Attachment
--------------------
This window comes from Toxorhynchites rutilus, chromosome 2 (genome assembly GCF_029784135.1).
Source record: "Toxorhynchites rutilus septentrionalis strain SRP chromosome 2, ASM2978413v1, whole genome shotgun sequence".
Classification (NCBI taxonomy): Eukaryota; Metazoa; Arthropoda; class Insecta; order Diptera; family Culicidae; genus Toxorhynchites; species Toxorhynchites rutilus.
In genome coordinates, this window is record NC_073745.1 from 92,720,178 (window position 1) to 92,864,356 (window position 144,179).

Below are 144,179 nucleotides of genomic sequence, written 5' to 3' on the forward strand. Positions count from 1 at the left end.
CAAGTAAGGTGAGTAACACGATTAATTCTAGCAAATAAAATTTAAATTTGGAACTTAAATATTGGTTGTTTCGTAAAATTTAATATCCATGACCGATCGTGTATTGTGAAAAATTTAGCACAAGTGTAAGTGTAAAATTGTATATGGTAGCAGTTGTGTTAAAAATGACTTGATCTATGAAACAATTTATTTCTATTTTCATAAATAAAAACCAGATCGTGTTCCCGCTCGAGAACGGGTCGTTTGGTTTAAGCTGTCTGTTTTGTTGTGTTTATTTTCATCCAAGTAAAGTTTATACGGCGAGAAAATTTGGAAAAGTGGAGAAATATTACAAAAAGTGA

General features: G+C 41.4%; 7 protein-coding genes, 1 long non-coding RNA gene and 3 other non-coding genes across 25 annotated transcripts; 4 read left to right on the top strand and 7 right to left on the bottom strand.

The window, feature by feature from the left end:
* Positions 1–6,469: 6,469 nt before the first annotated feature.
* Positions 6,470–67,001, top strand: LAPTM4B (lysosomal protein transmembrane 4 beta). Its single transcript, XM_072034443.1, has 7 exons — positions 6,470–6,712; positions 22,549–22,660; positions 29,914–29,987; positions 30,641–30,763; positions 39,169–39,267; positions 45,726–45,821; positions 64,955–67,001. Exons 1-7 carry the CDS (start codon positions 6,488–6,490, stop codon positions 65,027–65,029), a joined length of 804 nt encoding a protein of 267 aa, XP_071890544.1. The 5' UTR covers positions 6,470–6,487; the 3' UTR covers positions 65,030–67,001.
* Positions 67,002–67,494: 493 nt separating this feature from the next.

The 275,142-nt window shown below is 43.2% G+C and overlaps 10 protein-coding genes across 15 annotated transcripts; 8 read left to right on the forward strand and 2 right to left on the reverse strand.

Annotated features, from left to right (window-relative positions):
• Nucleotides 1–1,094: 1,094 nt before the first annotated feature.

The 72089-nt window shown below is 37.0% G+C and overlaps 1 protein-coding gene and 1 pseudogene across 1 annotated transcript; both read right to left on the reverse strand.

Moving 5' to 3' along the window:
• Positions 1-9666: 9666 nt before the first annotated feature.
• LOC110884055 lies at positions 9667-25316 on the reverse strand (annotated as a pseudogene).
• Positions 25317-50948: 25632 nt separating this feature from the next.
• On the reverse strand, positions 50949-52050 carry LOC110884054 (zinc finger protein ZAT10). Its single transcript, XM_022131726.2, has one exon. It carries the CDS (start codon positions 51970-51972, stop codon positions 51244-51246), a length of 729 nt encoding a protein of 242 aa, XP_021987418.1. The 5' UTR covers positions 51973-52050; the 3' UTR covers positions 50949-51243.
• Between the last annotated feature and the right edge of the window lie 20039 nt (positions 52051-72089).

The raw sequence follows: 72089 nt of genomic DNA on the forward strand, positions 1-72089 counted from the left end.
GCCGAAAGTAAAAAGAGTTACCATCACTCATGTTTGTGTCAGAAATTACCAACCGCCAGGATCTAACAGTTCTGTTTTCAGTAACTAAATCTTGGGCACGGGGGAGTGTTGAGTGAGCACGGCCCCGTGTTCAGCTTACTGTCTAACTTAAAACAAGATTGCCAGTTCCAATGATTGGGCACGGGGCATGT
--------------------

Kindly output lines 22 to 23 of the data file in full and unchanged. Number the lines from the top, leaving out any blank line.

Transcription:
The raw sequence follows: 72089 nt of genomic DNA on the forward strand, positions 1-72089 counted from the left end.
GCCGAAAGTAAAAAGAGTTACCATCACTCATGTTTGTGTCAGAAATTACCAACCGCCAGGATCTAACAGTTCTGTTTTCAGTAACTAAATCTTGGGCACGGGGGAGTGTTGAGTGAGCACGGCCCCGTGTTCAGCTTACTGTCTAACTTAAAACAAGATTGCCAGTTCCAATGATTGGGCACGGGGCATGT